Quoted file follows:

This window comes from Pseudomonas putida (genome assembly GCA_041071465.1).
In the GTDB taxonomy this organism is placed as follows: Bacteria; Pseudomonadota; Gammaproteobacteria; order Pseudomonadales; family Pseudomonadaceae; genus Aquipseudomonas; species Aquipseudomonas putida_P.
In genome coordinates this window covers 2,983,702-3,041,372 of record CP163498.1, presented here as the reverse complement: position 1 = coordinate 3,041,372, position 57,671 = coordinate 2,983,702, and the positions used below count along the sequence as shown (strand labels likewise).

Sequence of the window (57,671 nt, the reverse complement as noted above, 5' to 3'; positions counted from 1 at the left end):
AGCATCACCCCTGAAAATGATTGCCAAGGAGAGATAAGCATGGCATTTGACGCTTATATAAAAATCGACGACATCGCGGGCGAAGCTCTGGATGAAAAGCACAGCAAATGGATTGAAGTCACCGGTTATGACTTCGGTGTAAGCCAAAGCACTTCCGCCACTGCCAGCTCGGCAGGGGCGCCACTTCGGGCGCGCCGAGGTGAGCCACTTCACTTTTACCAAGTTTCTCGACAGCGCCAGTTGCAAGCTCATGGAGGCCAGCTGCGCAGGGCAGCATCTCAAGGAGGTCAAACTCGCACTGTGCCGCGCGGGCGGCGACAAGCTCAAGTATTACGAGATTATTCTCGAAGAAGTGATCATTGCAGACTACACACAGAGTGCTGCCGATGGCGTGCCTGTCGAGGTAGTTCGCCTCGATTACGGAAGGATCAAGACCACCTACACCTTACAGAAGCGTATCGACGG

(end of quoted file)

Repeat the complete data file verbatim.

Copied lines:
This window comes from Pseudomonas putida (genome assembly GCA_041071465.1).
In the GTDB taxonomy this organism is placed as follows: Bacteria; Pseudomonadota; Gammaproteobacteria; order Pseudomonadales; family Pseudomonadaceae; genus Aquipseudomonas; species Aquipseudomonas putida_P.
In genome coordinates this window covers 2,983,702-3,041,372 of record CP163498.1, presented here as the reverse complement: position 1 = coordinate 3,041,372, position 57,671 = coordinate 2,983,702, and the positions used below count along the sequence as shown (strand labels likewise).

Sequence of the window (57,671 nt, the reverse complement as noted above, 5' to 3'; positions counted from 1 at the left end):
AGCATCACCCCTGAAAATGATTGCCAAGGAGAGATAAGCATGGCATTTGACGCTTATATAAAAATCGACGACATCGCGGGCGAAGCTCTGGATGAAAAGCACAGCAAATGGATTGAAGTCACCGGTTATGACTTCGGTGTAAGCCAAAGCACTTCCGCCACTGCCAGCTCGGCAGGGGCGCCACTTCGGGCGCGCCGAGGTGAGCCACTTCACTTTTACCAAGTTTCTCGACAGCGCCAGTTGCAAGCTCATGGAGGCCAGCTGCGCAGGGCAGCATCTCAAGGAGGTCAAACTCGCACTGTGCCGCGCGGGCGGCGACAAGCTCAAGTATTACGAGATTATTCTCGAAGAAGTGATCATTGCAGACTACACACAGAGTGCTGCCGATGGCGTGCCTGTCGAGGTAGTTCGCCTCGATTACGGAAGGATCAAGACCACCTACACCTTACAGAAGCGTATCGACGG